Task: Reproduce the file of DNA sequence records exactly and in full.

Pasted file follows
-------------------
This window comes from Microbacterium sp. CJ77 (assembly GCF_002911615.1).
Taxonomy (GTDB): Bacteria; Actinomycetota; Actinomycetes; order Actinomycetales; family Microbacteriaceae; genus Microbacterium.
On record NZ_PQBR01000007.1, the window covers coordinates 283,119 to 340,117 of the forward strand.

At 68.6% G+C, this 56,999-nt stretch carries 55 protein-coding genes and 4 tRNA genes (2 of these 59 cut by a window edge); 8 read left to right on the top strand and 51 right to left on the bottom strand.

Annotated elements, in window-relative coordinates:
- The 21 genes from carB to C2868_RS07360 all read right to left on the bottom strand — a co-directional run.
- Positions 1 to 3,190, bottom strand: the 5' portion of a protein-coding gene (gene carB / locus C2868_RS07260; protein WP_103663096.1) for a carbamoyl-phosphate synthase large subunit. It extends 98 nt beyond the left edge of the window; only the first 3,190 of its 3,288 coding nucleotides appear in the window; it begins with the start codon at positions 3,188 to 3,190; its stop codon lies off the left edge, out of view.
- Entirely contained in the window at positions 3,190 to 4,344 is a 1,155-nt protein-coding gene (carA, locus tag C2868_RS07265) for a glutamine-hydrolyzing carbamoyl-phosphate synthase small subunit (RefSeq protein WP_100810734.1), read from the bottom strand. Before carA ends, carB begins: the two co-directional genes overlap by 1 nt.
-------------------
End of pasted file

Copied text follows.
This window comes from Microbacterium sp. CJ77 (assembly GCF_002911615.1).
Taxonomy (GTDB): Bacteria; Actinomycetota; Actinomycetes; order Actinomycetales; family Microbacteriaceae; genus Microbacterium.
On record NZ_PQBR01000007.1, the window covers coordinates 283,119 to 340,117 of the forward strand.

At 68.6% G+C, this 56,999-nt stretch carries 55 protein-coding genes and 4 tRNA genes (2 of these 59 cut by a window edge); 8 read left to right on the top strand and 51 right to left on the bottom strand.

Annotated elements, in window-relative coordinates:
- The 21 genes from carB to C2868_RS07360 all read right to left on the bottom strand — a co-directional run.
- Positions 1 to 3,190, bottom strand: the 5' portion of a protein-coding gene (gene carB / locus C2868_RS07260; protein WP_103663096.1) for a carbamoyl-phosphate synthase large subunit. It extends 98 nt beyond the left edge of the window; only the first 3,190 of its 3,288 coding nucleotides appear in the window; it begins with the start codon at positions 3,188 to 3,190; its stop codon lies off the left edge, out of view.
- Entirely contained in the window at positions 3,190 to 4,344 is a 1,155-nt protein-coding gene (carA, locus tag C2868_RS07265) for a glutamine-hydrolyzing carbamoyl-phosphate synthase small subunit (RefSeq protein WP_100810734.1), read from the bottom strand. Before carA ends, carB begins: the two co-directional genes overlap by 1 nt.